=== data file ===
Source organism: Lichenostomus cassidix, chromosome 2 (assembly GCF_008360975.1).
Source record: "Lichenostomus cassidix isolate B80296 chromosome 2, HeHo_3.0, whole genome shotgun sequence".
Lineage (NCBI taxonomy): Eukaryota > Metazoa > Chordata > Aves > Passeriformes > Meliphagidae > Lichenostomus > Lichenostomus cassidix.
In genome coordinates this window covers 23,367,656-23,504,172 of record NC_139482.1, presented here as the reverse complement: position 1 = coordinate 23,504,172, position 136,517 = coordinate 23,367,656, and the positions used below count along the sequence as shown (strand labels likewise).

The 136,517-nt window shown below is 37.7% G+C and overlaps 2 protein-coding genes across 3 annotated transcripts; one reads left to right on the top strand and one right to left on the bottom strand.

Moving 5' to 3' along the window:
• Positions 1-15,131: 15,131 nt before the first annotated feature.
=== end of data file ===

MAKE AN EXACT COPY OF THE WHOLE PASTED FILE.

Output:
Source organism: Lichenostomus cassidix, chromosome 2 (assembly GCF_008360975.1).
Source record: "Lichenostomus cassidix isolate B80296 chromosome 2, HeHo_3.0, whole genome shotgun sequence".
Lineage (NCBI taxonomy): Eukaryota > Metazoa > Chordata > Aves > Passeriformes > Meliphagidae > Lichenostomus > Lichenostomus cassidix.
In genome coordinates this window covers 23,367,656-23,504,172 of record NC_139482.1, presented here as the reverse complement: position 1 = coordinate 23,504,172, position 136,517 = coordinate 23,367,656, and the positions used below count along the sequence as shown (strand labels likewise).

The 136,517-nt window shown below is 37.7% G+C and overlaps 2 protein-coding genes across 3 annotated transcripts; one reads left to right on the top strand and one right to left on the bottom strand.

Moving 5' to 3' along the window:
• Positions 1-15,131: 15,131 nt before the first annotated feature.